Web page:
For those that truly do not have the time to go through the report, however, following is a few take-aways straight from the Credit Suisse report. For the purpose of our readers, I have only summarized those that I believe will have an impact on stock or bond market prices. That is, I have only summarized those which I believe have not been discounted by the market - whether it is because they are not reflected in any official data (such as anecdotal information) or because much of the situation is still currently in flux (such as the threat of more stringent regulation in the mortgage industry). Without further ado:
The next "shoe to drop" in the mortgage industry will be the "Alt-A" sector. As the CS report mentioned, while the average credit profit of Alt-A borrowers are higher than those of subprime borrowers (717 average FICO score vs. 646), there is still considerable risk given the "lax underwriting exotic mortgage products utilized in this segment of the market in recent years, both in the form of continued credit deterioration and reduced incremental demand resulting from tightening lending standards." For example, the combined loan-to-value ratio was 88% in 2006, with 55% of borrowers taking out simultaneous second mortgages. The consensus believes that not many Alt-A borrowers take out second mortgages (or what is termed "piggybacks"). That is simply false. Moreover, interest-only and option ARM loans made up 62% of all Alt-A originations in 2006. Given that the biggest Alt-A lenders are IndyMac and Countrywide Financial (with a combined origination volume of nearly 33% of the entire Alt-A market), my guess is that we will see lower lows in the stock prices of these two companies over the next several months.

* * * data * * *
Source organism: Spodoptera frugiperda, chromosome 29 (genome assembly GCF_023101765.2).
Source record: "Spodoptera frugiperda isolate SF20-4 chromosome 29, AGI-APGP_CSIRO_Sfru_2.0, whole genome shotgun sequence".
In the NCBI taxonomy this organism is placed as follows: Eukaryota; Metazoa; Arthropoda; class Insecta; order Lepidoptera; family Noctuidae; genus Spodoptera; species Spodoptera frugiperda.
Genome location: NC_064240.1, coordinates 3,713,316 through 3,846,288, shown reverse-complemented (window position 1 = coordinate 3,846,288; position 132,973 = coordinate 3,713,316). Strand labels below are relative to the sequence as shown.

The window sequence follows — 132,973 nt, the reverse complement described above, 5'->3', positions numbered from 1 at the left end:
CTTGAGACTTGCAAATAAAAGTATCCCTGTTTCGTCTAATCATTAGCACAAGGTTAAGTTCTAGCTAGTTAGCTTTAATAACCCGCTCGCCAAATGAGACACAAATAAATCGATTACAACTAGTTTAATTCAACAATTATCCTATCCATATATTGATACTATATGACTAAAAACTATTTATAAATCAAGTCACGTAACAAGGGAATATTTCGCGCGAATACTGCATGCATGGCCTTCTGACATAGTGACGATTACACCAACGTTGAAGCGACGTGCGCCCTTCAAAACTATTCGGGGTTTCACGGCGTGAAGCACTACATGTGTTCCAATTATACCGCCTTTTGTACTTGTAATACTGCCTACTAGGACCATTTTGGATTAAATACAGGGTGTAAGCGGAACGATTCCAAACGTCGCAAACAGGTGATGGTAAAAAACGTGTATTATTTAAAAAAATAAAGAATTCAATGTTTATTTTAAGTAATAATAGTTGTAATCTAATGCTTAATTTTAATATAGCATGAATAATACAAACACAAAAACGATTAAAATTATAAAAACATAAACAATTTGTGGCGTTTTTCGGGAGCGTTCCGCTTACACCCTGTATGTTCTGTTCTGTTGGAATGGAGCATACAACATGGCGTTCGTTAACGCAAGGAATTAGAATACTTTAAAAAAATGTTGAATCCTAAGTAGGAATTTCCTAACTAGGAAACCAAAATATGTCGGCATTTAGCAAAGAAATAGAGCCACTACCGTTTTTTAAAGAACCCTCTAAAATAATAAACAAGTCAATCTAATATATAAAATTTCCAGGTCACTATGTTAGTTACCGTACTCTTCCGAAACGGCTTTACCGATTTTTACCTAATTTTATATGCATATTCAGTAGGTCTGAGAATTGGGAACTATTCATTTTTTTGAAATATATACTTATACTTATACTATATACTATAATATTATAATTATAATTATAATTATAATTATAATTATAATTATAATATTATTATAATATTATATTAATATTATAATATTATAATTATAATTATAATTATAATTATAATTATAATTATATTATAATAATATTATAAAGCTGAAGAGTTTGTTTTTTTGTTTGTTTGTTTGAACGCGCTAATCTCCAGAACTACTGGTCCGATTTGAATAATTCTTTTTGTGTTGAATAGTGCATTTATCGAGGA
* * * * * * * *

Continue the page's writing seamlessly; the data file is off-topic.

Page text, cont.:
Rising foreclosures as a result of lower liquidity and lower home prices will have a profound effect on "pent-up supply" in the housing market over the next 6 to 12 months - putting additional pressure on home prices, resulting in a "vicious cycle", if you will. According to Credit Suisse, rising foreclosures may increase the official inventory numbers (at 3.55 million units) from the NAHB by approximately 20%. This is not an insignificant number. Moreover, homebuilders "may also be on the hook for defaults due to early payment default provisions. An early payment default (EPD) for a homebuilder occurs when a loan originated by the builder's mortgage subsidiary defaults within a pre-determined timeframe, and the builder is forced to repurchase the loan from the secondary market investor that it originally sold it to. Based on our survey of private builders, 43% of builders responded that they have EPD provisions attached to their mortgages, with the timeframe that they would be forced to repurchase a defaulted loan ranging anywhere from one month to more than six months. Only 19% of respondents have had to repurchase any loans thus far, although we believe this could become a larger issue if credit conditions continue to deteriorate and builders are forced to take REOs on to the balance sheet."